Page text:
chicken rice pilaf
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I’m adding to the zillions of chicken recipes: chicken and rice pilaf, or baked chicken and rice casserole. Chicken is easy on the plate and on the cooking skills, hence probably the zillions of recipes. You can make this chicken and rice bake cheesy or not; the goat’s cheese is optional.
I’ve done a quick swipe of google trends (fascinating; geek like me just loves to find out which term is more searched for: chicken or beef? waffles or croissants?) and ‘chicken’ wins hands down. It’s a more popular search term than all the other types of meat, than fish and than Ariana Grande. And I don’t suppose people who google chicken need information on keeping them as pets.
It is the most popular and the blandest meat. You can use it in the hottest curries and actually make a dessert from it. If you’re struggling to describe a taste of a dish, you’re most likely to say ‘it tastes like chicken’. So rabbit tastes like chicken, and frogs’ legs and also apparently crickets.
I was brought up quite deprived of chicken as my Mum didn’t eat it and refused to cook it. She wouldn’t cook or eat any meat that (vaguely) resembled the shape of the animal it came from; my Mum, the hypocrite vegetarian. So for me chicken was a treat which I only got if taken out to dinner. Still, I could never say it was my best ever kind of meat. Chicken – all right, but no fireworks.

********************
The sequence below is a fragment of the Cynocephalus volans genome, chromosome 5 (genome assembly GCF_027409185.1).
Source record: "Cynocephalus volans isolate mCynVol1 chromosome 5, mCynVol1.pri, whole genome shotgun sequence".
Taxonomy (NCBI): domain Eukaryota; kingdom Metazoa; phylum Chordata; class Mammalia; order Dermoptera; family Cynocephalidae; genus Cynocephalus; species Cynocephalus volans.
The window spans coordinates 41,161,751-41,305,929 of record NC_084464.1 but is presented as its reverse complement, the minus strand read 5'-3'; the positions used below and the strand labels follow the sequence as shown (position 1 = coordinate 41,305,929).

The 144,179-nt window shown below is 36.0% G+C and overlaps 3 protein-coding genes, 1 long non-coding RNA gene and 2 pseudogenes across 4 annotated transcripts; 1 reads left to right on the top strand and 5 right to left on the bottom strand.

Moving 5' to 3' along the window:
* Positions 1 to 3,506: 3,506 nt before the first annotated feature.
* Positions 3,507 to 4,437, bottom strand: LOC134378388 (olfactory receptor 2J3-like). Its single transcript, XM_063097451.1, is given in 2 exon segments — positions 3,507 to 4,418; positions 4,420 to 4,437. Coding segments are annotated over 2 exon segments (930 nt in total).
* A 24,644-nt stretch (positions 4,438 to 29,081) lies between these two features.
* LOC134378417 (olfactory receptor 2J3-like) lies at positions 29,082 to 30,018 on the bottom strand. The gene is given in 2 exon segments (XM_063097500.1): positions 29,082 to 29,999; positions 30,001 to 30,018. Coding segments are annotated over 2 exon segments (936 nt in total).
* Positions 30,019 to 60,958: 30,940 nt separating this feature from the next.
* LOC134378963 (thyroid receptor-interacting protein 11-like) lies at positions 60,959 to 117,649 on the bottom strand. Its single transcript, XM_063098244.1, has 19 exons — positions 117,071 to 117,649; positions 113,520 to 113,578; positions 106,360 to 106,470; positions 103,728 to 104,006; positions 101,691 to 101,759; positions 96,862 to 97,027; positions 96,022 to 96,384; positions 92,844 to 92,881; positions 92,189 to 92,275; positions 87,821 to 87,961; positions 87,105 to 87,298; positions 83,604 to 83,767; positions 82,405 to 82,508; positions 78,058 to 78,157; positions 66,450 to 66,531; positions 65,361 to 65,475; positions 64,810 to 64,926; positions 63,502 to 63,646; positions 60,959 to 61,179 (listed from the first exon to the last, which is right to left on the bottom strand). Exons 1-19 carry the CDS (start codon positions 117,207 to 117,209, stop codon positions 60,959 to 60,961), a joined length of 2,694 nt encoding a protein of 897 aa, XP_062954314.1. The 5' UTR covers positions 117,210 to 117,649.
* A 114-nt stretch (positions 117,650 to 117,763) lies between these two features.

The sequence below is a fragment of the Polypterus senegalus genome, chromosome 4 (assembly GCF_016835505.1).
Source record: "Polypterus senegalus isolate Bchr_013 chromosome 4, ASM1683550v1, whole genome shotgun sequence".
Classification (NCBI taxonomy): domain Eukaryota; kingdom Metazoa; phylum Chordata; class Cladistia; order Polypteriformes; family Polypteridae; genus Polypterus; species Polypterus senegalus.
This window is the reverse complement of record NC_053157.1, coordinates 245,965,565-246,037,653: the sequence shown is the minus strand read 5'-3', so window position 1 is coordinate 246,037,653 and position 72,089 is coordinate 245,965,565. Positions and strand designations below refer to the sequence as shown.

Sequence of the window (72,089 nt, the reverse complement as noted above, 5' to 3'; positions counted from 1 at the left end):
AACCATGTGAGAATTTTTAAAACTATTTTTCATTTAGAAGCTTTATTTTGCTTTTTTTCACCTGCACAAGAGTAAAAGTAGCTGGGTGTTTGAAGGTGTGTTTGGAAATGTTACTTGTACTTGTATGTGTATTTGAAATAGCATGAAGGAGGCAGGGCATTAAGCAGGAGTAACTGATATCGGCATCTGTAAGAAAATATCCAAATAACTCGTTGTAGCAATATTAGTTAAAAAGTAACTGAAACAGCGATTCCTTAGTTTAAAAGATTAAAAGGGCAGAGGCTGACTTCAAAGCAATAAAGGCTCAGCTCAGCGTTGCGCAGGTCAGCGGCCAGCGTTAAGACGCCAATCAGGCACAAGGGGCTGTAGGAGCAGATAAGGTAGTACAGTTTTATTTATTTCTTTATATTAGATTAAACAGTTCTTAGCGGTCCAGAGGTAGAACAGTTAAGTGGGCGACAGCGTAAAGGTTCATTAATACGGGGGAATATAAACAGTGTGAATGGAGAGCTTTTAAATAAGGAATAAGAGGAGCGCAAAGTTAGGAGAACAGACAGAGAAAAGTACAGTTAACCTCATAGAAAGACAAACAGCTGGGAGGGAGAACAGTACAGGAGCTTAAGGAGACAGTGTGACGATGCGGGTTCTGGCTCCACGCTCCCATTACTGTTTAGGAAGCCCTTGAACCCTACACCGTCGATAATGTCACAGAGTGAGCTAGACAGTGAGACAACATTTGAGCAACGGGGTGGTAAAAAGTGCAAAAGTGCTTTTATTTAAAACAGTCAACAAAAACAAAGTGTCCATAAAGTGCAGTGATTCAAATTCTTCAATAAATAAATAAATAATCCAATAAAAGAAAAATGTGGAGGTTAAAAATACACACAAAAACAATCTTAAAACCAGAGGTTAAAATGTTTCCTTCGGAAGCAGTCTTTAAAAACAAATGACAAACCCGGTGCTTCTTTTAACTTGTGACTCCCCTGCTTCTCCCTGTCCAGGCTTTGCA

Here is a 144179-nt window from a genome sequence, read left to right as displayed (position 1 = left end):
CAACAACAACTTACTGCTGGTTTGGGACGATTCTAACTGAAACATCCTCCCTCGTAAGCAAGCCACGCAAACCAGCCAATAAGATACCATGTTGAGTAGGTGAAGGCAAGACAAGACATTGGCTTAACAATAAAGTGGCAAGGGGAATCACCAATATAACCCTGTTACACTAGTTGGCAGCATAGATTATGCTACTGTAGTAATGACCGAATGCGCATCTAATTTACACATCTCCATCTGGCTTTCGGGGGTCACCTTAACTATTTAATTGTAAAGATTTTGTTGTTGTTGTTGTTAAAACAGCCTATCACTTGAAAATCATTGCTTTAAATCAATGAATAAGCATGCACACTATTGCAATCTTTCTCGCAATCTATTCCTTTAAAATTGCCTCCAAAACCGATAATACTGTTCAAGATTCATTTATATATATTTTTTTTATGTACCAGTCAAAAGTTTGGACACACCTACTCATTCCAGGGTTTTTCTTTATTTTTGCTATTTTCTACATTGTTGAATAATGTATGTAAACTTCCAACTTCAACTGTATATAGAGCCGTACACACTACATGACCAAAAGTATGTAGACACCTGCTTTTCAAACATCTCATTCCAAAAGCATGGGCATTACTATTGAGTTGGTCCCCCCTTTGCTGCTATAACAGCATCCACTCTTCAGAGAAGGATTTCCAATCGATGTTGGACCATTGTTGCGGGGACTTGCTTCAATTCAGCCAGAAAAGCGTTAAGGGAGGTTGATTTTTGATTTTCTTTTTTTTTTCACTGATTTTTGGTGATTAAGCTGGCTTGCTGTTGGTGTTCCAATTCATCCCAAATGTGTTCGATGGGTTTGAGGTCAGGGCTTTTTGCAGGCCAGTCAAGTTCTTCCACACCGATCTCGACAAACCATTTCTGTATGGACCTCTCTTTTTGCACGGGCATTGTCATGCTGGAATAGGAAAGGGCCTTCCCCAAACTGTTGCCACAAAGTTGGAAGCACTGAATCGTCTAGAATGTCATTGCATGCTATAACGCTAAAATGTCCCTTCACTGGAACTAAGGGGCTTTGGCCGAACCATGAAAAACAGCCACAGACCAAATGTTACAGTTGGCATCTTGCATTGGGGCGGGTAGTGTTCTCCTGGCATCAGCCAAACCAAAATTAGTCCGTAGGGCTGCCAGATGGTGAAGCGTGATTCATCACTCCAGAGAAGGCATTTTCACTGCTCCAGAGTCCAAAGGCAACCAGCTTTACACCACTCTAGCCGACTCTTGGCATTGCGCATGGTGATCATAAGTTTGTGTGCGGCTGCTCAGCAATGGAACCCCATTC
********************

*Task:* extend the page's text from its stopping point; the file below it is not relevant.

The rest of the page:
I don’t think many would profess chicken to be their all-time favourite kind of meat, but apparently roast chicken is the classic dessert island/death row dish. It is a common reaction to a new recipe: ‘you could make this with chicken!’ And that’s what I have done.
I took my baked rice casserole, or baked pilaf rice with mushrooms recipe and chucked some chicken in instead of mushrooms. Then I saw that Nigel Slater adds some soft cheese to his baked rice and that sounded good: chicken, cheese and rice might go well together? Of course they do – it’s chicken. It will go with anything.
chicken rice pilafServings: 2Time: about 45 minutes
- 2 large chicken fillets, skinned
- salt and freshly ground pepper
- 1 cube of chicken stock
- 1 tsp anchovy paste
- 1 tbsp. olive oil
- 5-6 spring onions, chopped
- 1 red chilli, medium hot, de-seeded and chopped
- 4 garlic cloves, peeled and chopped
- 1 tbsp. butter
- 200g (1 cup) long grain rice
- ½ bunch fresh coriander, chopped
- 50g (½ cup) soft cheese, goats or brie (optional)
- furikake seasoning, or sesame seeds mixed with crushed dried seaweed (nori or kombu)
1.Cut the chicken fillets into bite-sized chunks. Season generously with salt and pepper.
2.Preheat the oven to 200C/400F/gas 6. Dissolve the stock cube in 500ml (2 cups) boiling water and stir in the anchovy paste.
3.Heat the oil in a large, ovenproof pan over high heat. Add chicken and cook, stirring, until browned all over. Add the onions, chilli and garlic and cook for about 3 minutes.
4.Add the butter and rice and cook, stirring, for 3 minutes; reduce the heat a little if necessary. Add about half the chopped coriander, from the stems’ end, and pour in the stock. Bring to a simmer, cover with a lid and transfer to the oven.
5.Bake for 25 minutes without lifting the lid. Remove the pan from the oven and let it stand for 10 minutes, still without peeking inside.
6.After 10 minutes lift the lid, stir in the rest of the coriander and the cheese, if using, sprinkle generously with furikake and serve, with more furikake on the side.